Can You Have Too Many Friends?

Too Many Friends is the beautiful new verse novel from Kathryn Apel, author of the acclaimed Bully on the Bus and On Track.


Having no friends is hard, but having a lot of friends can make life difficult too. By the end of  Kathryn’s book, you’ll have formed your own conclusions about whether you can have Too Many Friends.

And at the end of this post, Kathryn provides some fabulous tips on writing.

Kathryn Apel in Antarctica, the setting for her latest WIP.

Too Many Friends is a gentle book about friends, about making and breaking friends, about true friendship.

It’s for kids who find it difficult to juggle the needs of the people around them … to keep all the people they care about happy. (And that’s something that most adults find difficult too.)

It’s easy to warm to Kathryn Apel’s main character, Tahnee who wants to be friends with everyone, and who wants all her friends to be friends with each other. This causes tension and heartache, but Tahnee won’t budge from her goal.

I love Tahnee’s generous inclusive nature. Lucy is shy and a bit of an outcast, but Tahnee is determined to include her in their friendship group, even if it risks existing friendship.

And when Tahnee has a birthday, EVERYONE must be invited.

‘You can’t have that many friends!’
Mum gasps.

Tahnee has 23 on her list.

‘I don’t want anyone to feel
                                    left out,’ I say.

Soon Mum and Dad are involved in the excitement of the party plans.

Meanwhile, at school, Miss Darling has the children conducting a science experiment.

During Science
we start testing
the effects of force
on toys.

The push and pull of the experiment is symbolic of what’s happening with Tahnee and her friendships.

I love the way author Kathryn Apel adds depth and meaning to her work using these kinds of devices that young readers will easily relate to.

As well as introducing common dilemmas for kids, Too Many Friends introduces a whole range of fabulous classroom activities for teachers both within the book, and inspired by it.

Too Many Friends is lyrical and sensitive. A beautifully crafted story that will warm your heart.

Kathryn Apel uses words and shape, symbolism and rhythm to create this easy to read, but absorbing verse novel for younger readers, published by UQP.

Page 47


Below, Kathryn shares some fabulous tips on how she wrote Too Many Friends.


Kathryn Apel – Five Writing Tips for ‘Too Many Friends’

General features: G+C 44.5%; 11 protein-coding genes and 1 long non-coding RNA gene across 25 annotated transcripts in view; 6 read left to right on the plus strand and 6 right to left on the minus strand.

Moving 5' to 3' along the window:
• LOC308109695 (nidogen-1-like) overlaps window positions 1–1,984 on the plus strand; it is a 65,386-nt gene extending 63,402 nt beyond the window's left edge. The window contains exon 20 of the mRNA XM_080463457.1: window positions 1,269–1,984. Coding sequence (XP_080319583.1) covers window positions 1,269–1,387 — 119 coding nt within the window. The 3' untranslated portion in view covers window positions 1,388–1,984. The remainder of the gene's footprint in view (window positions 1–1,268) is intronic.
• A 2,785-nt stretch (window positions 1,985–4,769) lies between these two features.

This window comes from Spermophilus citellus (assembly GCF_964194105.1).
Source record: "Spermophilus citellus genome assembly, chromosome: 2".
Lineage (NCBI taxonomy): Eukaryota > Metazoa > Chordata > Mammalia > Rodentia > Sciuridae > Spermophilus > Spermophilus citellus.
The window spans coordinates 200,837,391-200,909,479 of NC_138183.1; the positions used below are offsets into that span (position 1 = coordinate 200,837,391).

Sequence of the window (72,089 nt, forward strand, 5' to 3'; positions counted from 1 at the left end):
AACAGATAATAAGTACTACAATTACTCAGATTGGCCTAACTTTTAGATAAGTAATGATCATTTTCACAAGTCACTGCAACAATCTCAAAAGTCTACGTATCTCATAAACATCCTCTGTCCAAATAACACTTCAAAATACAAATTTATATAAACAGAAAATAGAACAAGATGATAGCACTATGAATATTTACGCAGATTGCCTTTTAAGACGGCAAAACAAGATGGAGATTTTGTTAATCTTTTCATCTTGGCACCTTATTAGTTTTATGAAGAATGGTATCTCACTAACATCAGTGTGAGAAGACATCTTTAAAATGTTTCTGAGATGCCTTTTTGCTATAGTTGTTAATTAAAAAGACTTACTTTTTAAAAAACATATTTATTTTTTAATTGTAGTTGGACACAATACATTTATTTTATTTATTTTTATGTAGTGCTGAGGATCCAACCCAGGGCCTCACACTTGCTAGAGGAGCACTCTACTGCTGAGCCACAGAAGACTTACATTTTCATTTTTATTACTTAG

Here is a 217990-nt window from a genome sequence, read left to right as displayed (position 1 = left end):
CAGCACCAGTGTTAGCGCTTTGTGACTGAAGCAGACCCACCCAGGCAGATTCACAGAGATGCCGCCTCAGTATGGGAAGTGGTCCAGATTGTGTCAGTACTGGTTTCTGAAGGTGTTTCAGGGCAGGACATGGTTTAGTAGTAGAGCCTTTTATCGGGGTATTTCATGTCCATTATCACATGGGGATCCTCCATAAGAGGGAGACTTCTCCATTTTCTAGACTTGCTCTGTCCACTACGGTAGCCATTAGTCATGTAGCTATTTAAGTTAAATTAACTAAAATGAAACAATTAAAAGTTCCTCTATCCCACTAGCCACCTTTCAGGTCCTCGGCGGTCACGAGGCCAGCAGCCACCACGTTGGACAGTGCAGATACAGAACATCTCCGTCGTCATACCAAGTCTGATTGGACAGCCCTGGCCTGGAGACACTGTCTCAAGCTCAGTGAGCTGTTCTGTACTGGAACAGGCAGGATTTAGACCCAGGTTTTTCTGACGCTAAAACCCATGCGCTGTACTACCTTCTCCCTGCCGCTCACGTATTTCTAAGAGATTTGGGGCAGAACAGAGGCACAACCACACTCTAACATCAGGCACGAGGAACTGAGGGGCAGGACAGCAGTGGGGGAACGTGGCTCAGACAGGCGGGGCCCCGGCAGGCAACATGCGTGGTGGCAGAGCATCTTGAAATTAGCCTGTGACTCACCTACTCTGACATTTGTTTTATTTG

Listen: Life is made of experiences that can shape your writing. Sometimes a story needs to find you. Listen! I wrote a story-note on my phone after a conversation with a friend about her daughter; ‘a story about a girl with too many friends’.

Play: Throw words around. Juggle them. Try a new word for shape and size. Play with form.

Remember the big picture; whilst a word might be the best choice for that given situation, if that word is also the best choice in numerous other situations … you have a problem! (Related: Smile. Lots. In real life. But not too much in your writing. No matter how many friends your main character has – or how lovely your editor is – you can’t get away with too many ‘smiles’!)

Have a Joke: One poem (jokingly named ‘The BIG Smile-ing Thing’ – See Point 2) was written during final edits and became one of the heart-warming turning points of the book. You’ll probably never guess which poem it is (once it served its purpose, it was renamed) – but I’ll remember the laugh I had with my editor when she saw that title.

Prioritise: Unexpected circumstances meant ‘Too Many Friends’ had to be at typesetters a month earlier than planned. The pressure was on – and I couldn’t work with life and family continually disrupting. First time ever, I took time out and went away. By myself. For a week! (I won’t rhapsodise too much …) The tightly coiled spring inside me unravelled, the words stuttered … and flowed. I wrote – into the night, and halfway to sunrise. I slept late, wrote more then pottered along for a week at my night-owl-pace … and met the deadline. And my family coped.

Bounce Back: One of my favourite poems (and my editor’s) was a shape poem – and it was perfect! … Until it came back from typesetters and we made the awful discovery that we hadn’t considered line-spacing! My pièce de résistance was cut in half and spread over two pages – and completely unrecognisable! I will always love the original Duck, Dad – and share sneaky-peeks at author visits – but the revised version is even better suited to this book!